Hon. Mr. Gerretsen: We've got 5,000 housing allowances currently that have been allocated to the different service managers around the province. It's my understanding that 499 of those units are actually occupied right now. The rest of them are under contract with the various housing providers in the different communities -- non-profit, for-profit, etc. Hopefully they will be occupied as soon as possible, putting every press on that as we possibly can.
In the existing rent supplement program -- when we took over as government, there were 3,400 units which, on average, received a subsidy of $600 per month, occupied. Currently, we have 6,690 units occupied, so an increase of slightly less than 3,500 units.
Ms. DiNovo: But just to continue on -- I didn't mean to interrupt -- we've got 1,635 units that are occupied now, so that's the solid figure. To move on, then, what percentage of those 1,635 occupied units are for-profit projects and what percentage are non-profit projects?
Hon. Mr. Gerretsen: These are all affordable units. Some have been built by the private sector; some have been built by non-profit groups and co-op groups, etc. What happens in each particular case is that a service manager will send out a request for proposal. Whether or not the for-profit sector or the non-profit sector builds the affordable units depends upon what kind of interest comes back to them and what kinds of projects have been approved by the local councils to whom the service managers report.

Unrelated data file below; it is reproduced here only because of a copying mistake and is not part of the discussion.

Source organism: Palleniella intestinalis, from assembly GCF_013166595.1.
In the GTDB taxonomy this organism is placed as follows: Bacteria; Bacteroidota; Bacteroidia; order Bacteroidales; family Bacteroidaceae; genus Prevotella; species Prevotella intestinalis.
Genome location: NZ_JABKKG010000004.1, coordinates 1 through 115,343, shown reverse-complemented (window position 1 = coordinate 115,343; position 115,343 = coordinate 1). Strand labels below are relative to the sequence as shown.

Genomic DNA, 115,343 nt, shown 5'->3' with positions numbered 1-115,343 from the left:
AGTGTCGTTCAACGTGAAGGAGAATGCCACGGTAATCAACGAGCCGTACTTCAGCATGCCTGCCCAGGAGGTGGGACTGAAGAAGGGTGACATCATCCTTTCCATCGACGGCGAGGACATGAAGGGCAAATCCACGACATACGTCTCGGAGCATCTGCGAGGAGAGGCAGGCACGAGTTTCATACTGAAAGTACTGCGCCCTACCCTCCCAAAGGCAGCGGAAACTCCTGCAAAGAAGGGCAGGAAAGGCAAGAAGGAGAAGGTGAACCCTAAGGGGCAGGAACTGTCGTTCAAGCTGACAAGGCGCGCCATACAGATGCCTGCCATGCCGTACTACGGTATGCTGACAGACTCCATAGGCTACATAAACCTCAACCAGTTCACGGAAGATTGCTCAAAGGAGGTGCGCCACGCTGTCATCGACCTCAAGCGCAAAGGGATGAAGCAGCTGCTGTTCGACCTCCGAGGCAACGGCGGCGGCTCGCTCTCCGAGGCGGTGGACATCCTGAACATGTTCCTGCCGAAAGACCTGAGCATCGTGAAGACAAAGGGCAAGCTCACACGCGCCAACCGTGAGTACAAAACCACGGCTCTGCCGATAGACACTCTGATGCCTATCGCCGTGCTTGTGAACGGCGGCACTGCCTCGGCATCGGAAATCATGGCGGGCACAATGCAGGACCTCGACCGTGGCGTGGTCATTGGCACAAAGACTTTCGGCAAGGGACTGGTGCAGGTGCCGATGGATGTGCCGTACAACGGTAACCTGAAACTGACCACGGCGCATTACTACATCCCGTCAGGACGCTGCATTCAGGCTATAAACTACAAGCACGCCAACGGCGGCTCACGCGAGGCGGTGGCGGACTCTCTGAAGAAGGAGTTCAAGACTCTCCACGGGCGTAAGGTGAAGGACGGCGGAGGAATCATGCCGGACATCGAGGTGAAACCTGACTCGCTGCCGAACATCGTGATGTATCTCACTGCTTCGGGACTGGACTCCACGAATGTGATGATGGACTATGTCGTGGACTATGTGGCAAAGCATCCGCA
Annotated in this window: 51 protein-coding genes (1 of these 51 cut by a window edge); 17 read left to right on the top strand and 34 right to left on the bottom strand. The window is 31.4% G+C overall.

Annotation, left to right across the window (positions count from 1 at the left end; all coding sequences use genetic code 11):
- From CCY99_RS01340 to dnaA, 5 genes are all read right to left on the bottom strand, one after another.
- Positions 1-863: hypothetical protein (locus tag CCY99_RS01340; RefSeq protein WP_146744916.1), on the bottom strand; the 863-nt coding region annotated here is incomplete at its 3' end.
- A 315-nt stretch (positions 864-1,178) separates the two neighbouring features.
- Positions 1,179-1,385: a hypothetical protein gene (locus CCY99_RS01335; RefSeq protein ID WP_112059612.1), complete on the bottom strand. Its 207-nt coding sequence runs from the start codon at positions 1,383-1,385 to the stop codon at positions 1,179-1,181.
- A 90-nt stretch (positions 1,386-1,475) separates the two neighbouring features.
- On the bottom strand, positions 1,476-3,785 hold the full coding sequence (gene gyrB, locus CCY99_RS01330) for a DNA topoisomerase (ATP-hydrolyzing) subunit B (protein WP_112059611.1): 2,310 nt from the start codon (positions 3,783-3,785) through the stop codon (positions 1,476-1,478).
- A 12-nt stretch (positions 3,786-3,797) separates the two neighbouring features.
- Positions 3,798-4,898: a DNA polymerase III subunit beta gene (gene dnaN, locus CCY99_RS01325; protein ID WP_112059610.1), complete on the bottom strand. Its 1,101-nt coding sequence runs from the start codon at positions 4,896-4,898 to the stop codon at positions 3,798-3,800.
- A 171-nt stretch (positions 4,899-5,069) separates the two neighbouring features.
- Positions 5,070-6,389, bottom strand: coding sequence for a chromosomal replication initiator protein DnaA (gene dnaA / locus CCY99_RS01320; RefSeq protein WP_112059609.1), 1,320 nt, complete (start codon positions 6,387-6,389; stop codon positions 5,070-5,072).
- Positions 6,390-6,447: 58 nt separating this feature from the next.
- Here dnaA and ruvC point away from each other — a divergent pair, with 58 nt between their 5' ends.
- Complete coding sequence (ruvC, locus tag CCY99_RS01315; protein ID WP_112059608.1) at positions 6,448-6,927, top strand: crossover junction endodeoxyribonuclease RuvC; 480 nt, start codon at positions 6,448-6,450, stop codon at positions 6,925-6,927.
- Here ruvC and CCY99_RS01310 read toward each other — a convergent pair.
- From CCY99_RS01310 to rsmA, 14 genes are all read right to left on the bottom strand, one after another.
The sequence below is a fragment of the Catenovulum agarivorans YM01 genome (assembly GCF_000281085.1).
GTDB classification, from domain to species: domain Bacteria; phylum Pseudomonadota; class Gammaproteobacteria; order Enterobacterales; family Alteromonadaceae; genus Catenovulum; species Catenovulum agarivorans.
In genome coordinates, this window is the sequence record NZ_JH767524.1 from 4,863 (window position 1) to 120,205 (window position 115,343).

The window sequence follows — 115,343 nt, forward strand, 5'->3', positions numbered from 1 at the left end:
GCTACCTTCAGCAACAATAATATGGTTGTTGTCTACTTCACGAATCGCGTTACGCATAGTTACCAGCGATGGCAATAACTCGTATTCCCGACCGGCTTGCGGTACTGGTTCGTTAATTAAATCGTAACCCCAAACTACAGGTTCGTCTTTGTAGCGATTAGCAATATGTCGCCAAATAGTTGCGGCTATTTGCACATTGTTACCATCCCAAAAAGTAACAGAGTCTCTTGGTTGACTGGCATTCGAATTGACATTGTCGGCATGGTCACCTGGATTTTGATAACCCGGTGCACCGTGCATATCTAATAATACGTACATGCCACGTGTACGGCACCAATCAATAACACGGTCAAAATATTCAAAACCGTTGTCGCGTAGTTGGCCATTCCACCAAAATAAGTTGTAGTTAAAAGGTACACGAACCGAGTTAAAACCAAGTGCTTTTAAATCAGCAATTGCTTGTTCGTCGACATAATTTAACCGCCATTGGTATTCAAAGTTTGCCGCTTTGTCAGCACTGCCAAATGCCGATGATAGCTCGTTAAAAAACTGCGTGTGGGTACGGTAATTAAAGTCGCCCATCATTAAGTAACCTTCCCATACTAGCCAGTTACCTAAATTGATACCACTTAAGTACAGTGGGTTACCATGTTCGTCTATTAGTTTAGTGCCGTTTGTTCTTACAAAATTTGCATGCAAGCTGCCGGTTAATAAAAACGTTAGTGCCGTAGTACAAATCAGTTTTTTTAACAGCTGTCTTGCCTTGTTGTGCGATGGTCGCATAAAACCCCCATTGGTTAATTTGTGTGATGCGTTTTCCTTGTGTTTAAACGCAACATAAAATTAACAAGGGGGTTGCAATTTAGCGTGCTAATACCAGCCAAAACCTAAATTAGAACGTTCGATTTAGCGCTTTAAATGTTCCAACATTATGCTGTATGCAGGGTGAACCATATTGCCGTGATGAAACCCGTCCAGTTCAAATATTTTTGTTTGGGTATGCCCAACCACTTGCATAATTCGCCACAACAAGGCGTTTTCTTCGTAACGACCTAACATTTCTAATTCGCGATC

The Chair: What I might suggest, if Ms. DiNovo is interested in a more detailed answer, is that the deputy minister could get back through the clerk, who will then inform members of the committee of the details of that question.
So we've got about a third of these units that are for-profit units. What's a typical rent? I'm not interested in the few units with rent supplements at this point; just the advertised rents. I'd like you to maybe just walk this committee through the rent structure for a bachelor, a one-bedroom, a two-bedroom and a three-bedroom in a typical for-profit project, let's say, in Toronto. What would those rents look like in the one third of those units that are for-profit?